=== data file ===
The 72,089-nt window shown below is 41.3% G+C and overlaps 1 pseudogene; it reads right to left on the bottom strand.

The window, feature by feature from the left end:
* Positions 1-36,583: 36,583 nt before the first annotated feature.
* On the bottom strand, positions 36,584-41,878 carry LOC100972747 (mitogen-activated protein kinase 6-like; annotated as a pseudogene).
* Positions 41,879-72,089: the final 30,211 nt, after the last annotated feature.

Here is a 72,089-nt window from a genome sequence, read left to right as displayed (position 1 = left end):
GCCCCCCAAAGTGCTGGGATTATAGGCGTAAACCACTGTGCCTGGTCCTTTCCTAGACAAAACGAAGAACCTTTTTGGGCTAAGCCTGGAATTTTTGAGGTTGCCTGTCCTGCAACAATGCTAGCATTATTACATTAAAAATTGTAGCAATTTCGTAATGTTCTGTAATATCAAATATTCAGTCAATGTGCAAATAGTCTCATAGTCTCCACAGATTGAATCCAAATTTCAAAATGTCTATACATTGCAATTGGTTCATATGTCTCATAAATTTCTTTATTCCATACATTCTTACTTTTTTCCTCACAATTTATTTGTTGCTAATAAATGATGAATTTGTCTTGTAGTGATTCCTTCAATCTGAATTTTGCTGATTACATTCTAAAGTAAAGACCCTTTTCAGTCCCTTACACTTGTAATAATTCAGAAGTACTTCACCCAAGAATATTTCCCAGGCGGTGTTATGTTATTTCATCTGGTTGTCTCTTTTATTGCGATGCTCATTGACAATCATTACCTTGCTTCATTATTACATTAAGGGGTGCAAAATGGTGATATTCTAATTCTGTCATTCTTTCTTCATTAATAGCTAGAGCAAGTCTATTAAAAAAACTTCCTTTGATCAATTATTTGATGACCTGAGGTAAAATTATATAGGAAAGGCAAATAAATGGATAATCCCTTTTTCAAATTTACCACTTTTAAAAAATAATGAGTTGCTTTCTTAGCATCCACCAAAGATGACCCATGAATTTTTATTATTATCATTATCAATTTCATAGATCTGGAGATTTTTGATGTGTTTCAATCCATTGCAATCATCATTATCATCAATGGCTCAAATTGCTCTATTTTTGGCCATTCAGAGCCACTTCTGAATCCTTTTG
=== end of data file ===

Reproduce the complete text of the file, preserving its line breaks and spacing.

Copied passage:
The 72,089-nt window shown below is 41.3% G+C and overlaps 1 pseudogene; it reads right to left on the bottom strand.

The window, feature by feature from the left end:
* Positions 1-36,583: 36,583 nt before the first annotated feature.
* On the bottom strand, positions 36,584-41,878 carry LOC100972747 (mitogen-activated protein kinase 6-like; annotated as a pseudogene).
* Positions 41,879-72,089: the final 30,211 nt, after the last annotated feature.

Here is a 72,089-nt window from a genome sequence, read left to right as displayed (position 1 = left end):
GCCCCCCAAAGTGCTGGGATTATAGGCGTAAACCACTGTGCCTGGTCCTTTCCTAGACAAAACGAAGAACCTTTTTGGGCTAAGCCTGGAATTTTTGAGGTTGCCTGTCCTGCAACAATGCTAGCATTATTACATTAAAAATTGTAGCAATTTCGTAATGTTCTGTAATATCAAATATTCAGTCAATGTGCAAATAGTCTCATAGTCTCCACAGATTGAATCCAAATTTCAAAATGTCTATACATTGCAATTGGTTCATATGTCTCATAAATTTCTTTATTCCATACATTCTTACTTTTTTCCTCACAATTTATTTGTTGCTAATAAATGATGAATTTGTCTTGTAGTGATTCCTTCAATCTGAATTTTGCTGATTACATTCTAAAGTAAAGACCCTTTTCAGTCCCTTACACTTGTAATAATTCAGAAGTACTTCACCCAAGAATATTTCCCAGGCGGTGTTATGTTATTTCATCTGGTTGTCTCTTTTATTGCGATGCTCATTGACAATCATTACCTTGCTTCATTATTACATTAAGGGGTGCAAAATGGTGATATTCTAATTCTGTCATTCTTTCTTCATTAATAGCTAGAGCAAGTCTATTAAAAAAACTTCCTTTGATCAATTATTTGATGACCTGAGGTAAAATTATATAGGAAAGGCAAATAAATGGATAATCCCTTTTTCAAATTTACCACTTTTAAAAAATAATGAGTTGCTTTCTTAGCATCCACCAAAGATGACCCATGAATTTTTATTATTATCATTATCAATTTCATAGATCTGGAGATTTTTGATGTGTTTCAATCCATTGCAATCATCATTATCATCAATGGCTCAAATTGCTCTATTTTTGGCCATTCAGAGCCACTTCTGAATCCTTTTG